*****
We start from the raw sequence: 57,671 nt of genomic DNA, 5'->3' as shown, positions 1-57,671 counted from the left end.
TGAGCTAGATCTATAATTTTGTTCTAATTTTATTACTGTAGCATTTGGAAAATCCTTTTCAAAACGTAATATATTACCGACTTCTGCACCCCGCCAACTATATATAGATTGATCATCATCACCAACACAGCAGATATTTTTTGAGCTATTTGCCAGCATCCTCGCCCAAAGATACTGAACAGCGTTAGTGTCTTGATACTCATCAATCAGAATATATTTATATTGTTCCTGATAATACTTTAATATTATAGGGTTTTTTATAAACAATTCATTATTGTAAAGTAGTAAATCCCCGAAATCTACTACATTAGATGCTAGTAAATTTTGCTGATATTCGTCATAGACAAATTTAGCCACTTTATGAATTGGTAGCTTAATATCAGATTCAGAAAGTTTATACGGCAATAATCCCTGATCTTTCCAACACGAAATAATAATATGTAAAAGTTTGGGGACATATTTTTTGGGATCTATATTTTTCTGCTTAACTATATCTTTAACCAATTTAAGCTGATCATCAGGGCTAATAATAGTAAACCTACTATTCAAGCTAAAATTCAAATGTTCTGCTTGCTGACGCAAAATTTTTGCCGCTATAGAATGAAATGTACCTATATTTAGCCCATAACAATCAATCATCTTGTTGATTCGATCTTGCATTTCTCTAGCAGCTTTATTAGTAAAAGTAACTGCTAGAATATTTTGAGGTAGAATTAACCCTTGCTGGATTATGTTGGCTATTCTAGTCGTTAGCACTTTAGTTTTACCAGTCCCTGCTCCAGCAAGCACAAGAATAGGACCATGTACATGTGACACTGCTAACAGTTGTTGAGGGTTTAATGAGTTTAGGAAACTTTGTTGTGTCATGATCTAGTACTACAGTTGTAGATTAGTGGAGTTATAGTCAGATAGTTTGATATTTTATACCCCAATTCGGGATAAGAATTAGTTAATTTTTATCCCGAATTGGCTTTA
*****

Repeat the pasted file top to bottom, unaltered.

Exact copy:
We start from the raw sequence: 57,671 nt of genomic DNA, 5'->3' as shown, positions 1-57,671 counted from the left end.
TGAGCTAGATCTATAATTTTGTTCTAATTTTATTACTGTAGCATTTGGAAAATCCTTTTCAAAACGTAATATATTACCGACTTCTGCACCCCGCCAACTATATATAGATTGATCATCATCACCAACACAGCAGATATTTTTTGAGCTATTTGCCAGCATCCTCGCCCAAAGATACTGAACAGCGTTAGTGTCTTGATACTCATCAATCAGAATATATTTATATTGTTCCTGATAATACTTTAATATTATAGGGTTTTTTATAAACAATTCATTATTGTAAAGTAGTAAATCCCCGAAATCTACTACATTAGATGCTAGTAAATTTTGCTGATATTCGTCATAGACAAATTTAGCCACTTTATGAATTGGTAGCTTAATATCAGATTCAGAAAGTTTATACGGCAATAATCCCTGATCTTTCCAACACGAAATAATAATATGTAAAAGTTTGGGGACATATTTTTTGGGATCTATATTTTTCTGCTTAACTATATCTTTAACCAATTTAAGCTGATCATCAGGGCTAATAATAGTAAACCTACTATTCAAGCTAAAATTCAAATGTTCTGCTTGCTGACGCAAAATTTTTGCCGCTATAGAATGAAATGTACCTATATTTAGCCCATAACAATCAATCATCTTGTTGATTCGATCTTGCATTTCTCTAGCAGCTTTATTAGTAAAAGTAACTGCTAGAATATTTTGAGGTAGAATTAACCCTTGCTGGATTATGTTGGCTATTCTAGTCGTTAGCACTTTAGTTTTACCAGTCCCTGCTCCAGCAAGCACAAGAATAGGACCATGTACATGTGACACTGCTAACAGTTGTTGAGGGTTTAATGAGTTTAGGAAACTTTGTTGTGTCATGATCTAGTACTACAGTTGTAGATTAGTGGAGTTATAGTCAGATAGTTTGATATTTTATACCCCAATTCGGGATAAGAATTAGTTAATTTTTATCCCGAATTGGCTTTA